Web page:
All of us here at the Pulitzer Center were relieved and gratified to learn of the safe release last week of grantee Michael Scott Moore, who had been held hostage by kidnappers in Somalia for more than 32 months.
Michael was working on a story about piracy in Somalia when he was taken captive in January 2012 near the Galkacyo airport. The kidnappers are believed to have been his own security guards who then sold him to a pirate gang. Michael has written for Der Spiegel in Germany and several U.S. publications and is the author of Sweetness and Blood, a book about how surfing spread from Hawaii and California to the rest of the world. A native of Southern California, he now lives in Berlin and holds dual American and German citizenship.
Michael’s mother Marlis Saunders tells us Michael is in good condition and delighted to be on his way back home.
We wish him and his family and friends a speedy recovery from this long ordeal. We also thank all of those who labored long and hard and quietly to secure his release.

OUR ANCESTORS, OUR FUTURE

We are older than you might think. Pulitzer Center grantee Amy Maxmen reports from Ethiopia where a new generation of archeologists is pushing back the clock on the first use of tools by hundreds of thousands of years, based on fossil evidence found in the Great Rift Valley.

“Stone tools imply that our ancestors’ minds were developing,” says Amy, who is also gazing into the future, examining how humankind’s cleverness with tools and technology could lead us to the same fate as our earliest ancestors.

“As I traveled through Ethiopia with scientists and local guides, dodging thick sheets of rain in Addis Abada, driving past Chinese manufacturing plants outside the city, and into the Afar, where I was parched, hot, and hungry, I realized just how fragile the scattered remains of our past are,” writes Amy in this ground-breaking piece for Nautilus.

These ancient artifacts “are constantly under threat by development (as African countries mine and modernize), conflict (as political situations shift), and global warming (as floods and droughts increase in severity). Ironically, our exceptional tool-making skills now threaten to lead us toward eventual demise.”

TROUBLE BENEATH THE SURFACE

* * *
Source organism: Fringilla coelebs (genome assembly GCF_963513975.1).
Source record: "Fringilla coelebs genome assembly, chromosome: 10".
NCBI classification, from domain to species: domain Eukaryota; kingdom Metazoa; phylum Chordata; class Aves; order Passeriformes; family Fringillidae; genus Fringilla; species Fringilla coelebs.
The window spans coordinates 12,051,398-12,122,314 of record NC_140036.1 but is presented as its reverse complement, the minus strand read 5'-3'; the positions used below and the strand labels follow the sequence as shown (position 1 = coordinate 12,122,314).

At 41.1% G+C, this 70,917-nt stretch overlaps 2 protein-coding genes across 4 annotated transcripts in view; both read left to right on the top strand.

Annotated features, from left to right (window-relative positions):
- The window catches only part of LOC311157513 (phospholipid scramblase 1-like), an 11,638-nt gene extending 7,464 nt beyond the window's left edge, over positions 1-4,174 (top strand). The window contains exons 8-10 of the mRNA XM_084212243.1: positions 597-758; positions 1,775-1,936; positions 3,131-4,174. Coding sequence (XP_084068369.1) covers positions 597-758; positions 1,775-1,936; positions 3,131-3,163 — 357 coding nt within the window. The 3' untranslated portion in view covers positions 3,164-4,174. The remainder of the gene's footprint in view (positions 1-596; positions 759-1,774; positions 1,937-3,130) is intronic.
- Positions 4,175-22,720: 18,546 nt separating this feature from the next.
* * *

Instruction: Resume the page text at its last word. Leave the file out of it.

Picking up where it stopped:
Last week marked the second anniversary of the end of South Africa’s six-week long Marikana miners’ strike. More than 30 miners were massacred by police at the start of the strike and, as Pulitzer Center grantee Jack Shenker writes in Foreign Policy, the episode “brought South Africa’s post-apartheid fault lines to the surface and shocked a nation.”

South Africa’s wealth lies beneath the surface, and for more than a century and half, the business of extracting this wealth has shaped the country’s political and economic fortunes. Jack and photojournalist Jason Larkin have been taking a deep look at the lasting impact of the mining industry’s exploitation of labor.

“Under apartheid, the African National Congress (ANC) declared that the wealth below South Africa’s soil belonged to the people and vowed to eject white monopoly capital from the mines,” Jack writes.

“Once in power though, the party’s rhetoric shifted dramatically. Although many well-connected black South Africans have joined the boards of major mining corporations, the traditional structure of the industry has remained intact and become part of what some critics say is a “co-dependent comfort zone” of power and wealth in the new South Africa, melding together certain business, political, police, and trade union interests in support of a lucrative—for some—status quo.”

MICHAEL SCOTT MOORE

All of us here at the Pulitzer Center were relieved and gratified to learn of the safe release last week of grantee Michael Scott Moore, who had been held hostage by kidnappers in Somalia for more than 32 months.

Michael was working on a story about piracy in Somalia when he was taken captive in January 2012 near the Galkacyo airport. The kidnappers are believed to have been his own security guards who then sold him to a pirate gang. Michael has written for Der Spiegel in Germany and several U.S. publications and is the author of Sweetness and Blood, a book about how surfing spread from Hawaii and California to the rest of the world. A native of Southern California, he now lives in Berlin and holds dual American and German citizenship.